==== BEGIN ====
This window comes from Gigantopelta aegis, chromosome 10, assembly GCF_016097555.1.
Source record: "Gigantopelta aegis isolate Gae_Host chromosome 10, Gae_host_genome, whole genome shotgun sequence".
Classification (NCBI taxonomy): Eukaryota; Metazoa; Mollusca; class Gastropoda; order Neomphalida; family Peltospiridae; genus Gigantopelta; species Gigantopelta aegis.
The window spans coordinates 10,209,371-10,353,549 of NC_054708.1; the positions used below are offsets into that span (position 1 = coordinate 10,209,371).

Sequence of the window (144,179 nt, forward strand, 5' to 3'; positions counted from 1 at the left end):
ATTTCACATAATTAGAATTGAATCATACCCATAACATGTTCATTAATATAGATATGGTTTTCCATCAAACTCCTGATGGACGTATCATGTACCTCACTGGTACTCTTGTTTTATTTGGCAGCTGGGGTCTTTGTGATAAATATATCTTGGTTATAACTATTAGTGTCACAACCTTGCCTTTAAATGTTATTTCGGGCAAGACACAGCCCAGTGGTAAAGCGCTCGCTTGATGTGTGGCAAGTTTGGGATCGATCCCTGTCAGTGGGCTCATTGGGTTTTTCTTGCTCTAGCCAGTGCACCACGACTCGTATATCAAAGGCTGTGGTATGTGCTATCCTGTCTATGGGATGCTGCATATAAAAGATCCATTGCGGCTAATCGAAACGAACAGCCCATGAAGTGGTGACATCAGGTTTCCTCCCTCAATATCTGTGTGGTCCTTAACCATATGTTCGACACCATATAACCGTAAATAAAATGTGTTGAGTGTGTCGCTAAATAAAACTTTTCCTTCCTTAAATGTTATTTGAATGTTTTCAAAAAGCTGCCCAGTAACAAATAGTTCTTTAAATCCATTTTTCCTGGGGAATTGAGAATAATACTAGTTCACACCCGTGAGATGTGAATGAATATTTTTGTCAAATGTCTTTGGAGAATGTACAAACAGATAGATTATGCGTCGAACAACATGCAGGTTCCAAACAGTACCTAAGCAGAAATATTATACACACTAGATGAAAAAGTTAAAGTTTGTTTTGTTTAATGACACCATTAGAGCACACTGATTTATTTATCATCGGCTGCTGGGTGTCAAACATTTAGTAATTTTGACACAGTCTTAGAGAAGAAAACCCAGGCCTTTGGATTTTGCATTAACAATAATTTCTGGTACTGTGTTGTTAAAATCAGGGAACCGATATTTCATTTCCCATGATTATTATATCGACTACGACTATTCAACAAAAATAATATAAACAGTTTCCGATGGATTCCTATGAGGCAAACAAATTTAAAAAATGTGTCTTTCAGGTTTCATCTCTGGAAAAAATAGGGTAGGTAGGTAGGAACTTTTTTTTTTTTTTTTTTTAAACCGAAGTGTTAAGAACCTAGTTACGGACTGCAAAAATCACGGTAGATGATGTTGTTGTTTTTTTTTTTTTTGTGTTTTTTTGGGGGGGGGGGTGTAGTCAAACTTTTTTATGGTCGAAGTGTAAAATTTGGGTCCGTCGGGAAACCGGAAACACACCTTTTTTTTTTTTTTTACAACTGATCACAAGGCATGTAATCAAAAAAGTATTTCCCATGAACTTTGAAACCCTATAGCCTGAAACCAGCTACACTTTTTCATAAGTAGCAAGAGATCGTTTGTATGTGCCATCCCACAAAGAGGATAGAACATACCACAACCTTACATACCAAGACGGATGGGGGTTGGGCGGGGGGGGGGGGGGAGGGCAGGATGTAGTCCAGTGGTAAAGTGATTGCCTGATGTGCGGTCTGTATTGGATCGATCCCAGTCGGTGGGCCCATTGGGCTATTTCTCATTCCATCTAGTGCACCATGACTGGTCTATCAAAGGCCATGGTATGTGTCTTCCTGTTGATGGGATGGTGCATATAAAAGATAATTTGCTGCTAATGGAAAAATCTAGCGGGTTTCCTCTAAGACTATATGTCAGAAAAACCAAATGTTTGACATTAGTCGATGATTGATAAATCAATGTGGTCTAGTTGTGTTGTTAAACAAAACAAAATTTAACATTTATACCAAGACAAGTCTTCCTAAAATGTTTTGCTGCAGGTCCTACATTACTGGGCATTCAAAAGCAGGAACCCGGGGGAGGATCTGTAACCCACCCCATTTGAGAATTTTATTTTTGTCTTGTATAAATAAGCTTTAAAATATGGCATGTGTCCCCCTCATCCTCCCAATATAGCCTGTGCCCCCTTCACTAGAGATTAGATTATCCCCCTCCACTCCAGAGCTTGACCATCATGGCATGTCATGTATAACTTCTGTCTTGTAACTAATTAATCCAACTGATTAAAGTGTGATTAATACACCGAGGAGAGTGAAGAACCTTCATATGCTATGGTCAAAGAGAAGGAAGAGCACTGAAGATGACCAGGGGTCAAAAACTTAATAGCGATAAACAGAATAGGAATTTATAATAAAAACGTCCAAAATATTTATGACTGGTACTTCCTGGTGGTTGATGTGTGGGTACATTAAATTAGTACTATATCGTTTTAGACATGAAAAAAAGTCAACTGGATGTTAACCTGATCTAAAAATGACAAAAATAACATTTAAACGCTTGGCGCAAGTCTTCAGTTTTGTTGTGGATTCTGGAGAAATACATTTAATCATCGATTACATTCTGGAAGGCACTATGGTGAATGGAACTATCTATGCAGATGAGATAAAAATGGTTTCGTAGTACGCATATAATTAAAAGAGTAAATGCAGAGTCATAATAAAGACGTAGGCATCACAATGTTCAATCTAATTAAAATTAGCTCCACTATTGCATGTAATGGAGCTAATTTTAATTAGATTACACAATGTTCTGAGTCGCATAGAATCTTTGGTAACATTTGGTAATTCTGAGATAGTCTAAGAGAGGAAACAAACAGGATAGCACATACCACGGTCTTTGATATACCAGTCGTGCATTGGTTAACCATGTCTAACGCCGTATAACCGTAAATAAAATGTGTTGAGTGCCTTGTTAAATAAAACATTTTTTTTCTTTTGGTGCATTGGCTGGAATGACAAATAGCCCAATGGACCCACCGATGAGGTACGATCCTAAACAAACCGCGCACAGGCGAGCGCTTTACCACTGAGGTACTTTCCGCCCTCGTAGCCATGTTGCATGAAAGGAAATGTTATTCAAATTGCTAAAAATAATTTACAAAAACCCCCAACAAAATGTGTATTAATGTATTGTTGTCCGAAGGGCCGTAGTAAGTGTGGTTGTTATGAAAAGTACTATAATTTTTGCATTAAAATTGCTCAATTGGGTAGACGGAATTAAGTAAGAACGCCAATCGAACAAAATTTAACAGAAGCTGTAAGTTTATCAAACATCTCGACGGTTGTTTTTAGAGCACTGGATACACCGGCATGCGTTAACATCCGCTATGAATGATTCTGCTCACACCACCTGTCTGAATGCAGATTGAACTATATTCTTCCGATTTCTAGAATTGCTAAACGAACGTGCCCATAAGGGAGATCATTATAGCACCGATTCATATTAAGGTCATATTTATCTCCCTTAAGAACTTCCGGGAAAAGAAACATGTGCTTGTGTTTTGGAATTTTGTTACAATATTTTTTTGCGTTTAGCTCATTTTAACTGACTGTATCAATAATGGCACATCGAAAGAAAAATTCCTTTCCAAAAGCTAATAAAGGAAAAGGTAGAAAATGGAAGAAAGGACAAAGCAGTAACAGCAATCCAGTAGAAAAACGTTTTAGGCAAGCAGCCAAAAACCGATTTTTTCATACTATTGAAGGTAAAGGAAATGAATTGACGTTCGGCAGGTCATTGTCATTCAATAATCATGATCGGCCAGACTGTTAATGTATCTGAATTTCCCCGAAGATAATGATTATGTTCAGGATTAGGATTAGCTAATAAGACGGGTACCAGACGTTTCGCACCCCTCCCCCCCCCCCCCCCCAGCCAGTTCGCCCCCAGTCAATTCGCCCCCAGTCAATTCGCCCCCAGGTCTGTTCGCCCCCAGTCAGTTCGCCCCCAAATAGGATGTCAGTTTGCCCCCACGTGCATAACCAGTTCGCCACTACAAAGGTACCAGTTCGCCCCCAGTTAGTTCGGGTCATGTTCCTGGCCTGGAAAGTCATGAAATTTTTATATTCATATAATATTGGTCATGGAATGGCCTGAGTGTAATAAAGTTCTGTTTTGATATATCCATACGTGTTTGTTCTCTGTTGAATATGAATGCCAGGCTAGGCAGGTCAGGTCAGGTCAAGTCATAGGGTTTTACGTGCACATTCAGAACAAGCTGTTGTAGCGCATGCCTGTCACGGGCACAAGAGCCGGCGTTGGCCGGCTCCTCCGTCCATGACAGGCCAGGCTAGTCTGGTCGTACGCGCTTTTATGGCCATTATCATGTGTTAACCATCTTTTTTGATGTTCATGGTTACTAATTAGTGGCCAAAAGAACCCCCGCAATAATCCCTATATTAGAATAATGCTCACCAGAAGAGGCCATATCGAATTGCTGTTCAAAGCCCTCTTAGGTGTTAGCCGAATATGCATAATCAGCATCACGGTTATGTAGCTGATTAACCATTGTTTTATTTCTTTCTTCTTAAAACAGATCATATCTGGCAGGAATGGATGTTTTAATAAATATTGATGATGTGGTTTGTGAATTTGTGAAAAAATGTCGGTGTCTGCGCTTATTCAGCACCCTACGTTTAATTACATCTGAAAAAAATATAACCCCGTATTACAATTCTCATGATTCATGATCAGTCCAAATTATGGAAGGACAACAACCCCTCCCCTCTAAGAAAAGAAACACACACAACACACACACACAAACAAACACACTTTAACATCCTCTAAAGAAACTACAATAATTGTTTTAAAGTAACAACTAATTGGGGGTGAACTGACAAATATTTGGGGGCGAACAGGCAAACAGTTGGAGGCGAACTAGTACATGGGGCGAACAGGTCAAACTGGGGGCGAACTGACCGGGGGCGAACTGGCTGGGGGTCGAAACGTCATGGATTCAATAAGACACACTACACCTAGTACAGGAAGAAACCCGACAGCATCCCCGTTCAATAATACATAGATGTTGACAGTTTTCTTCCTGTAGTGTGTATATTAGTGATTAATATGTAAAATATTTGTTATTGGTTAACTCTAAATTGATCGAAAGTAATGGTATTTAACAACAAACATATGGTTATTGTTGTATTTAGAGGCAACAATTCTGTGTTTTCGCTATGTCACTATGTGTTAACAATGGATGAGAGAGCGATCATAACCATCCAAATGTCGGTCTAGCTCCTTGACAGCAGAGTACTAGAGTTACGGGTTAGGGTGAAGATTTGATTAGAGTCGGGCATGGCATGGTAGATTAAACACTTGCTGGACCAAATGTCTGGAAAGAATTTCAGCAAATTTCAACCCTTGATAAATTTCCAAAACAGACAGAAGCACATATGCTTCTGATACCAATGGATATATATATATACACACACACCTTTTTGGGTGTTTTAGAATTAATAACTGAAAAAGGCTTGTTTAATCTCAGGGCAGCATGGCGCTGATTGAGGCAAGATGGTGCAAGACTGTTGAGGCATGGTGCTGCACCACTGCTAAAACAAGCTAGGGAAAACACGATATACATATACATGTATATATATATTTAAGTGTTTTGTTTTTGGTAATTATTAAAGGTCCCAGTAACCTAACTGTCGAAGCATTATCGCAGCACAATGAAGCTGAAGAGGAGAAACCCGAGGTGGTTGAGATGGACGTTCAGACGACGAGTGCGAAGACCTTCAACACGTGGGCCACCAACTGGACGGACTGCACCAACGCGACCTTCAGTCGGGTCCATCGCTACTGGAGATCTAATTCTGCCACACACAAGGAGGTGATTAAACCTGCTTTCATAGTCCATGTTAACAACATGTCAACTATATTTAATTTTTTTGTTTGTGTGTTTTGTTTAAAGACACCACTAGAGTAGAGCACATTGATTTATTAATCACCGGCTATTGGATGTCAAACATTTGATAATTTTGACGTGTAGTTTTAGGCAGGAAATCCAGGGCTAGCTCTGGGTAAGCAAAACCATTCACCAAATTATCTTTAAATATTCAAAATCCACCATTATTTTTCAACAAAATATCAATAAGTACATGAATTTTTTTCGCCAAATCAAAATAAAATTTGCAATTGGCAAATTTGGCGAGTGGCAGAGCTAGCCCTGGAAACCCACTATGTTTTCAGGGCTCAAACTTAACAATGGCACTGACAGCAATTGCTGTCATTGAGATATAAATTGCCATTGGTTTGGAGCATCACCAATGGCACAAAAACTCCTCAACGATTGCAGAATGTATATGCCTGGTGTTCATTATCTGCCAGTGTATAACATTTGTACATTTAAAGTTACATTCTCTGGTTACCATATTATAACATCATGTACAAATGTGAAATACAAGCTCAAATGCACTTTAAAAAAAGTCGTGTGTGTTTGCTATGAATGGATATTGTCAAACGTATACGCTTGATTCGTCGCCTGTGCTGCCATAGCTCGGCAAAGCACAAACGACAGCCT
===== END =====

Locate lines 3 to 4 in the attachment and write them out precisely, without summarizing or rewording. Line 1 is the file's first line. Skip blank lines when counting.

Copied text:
Classification (NCBI taxonomy): Eukaryota; Metazoa; Mollusca; class Gastropoda; order Neomphalida; family Peltospiridae; genus Gigantopelta; species Gigantopelta aegis.
The window spans coordinates 10,209,371-10,353,549 of NC_054708.1; the positions used below are offsets into that span (position 1 = coordinate 10,209,371).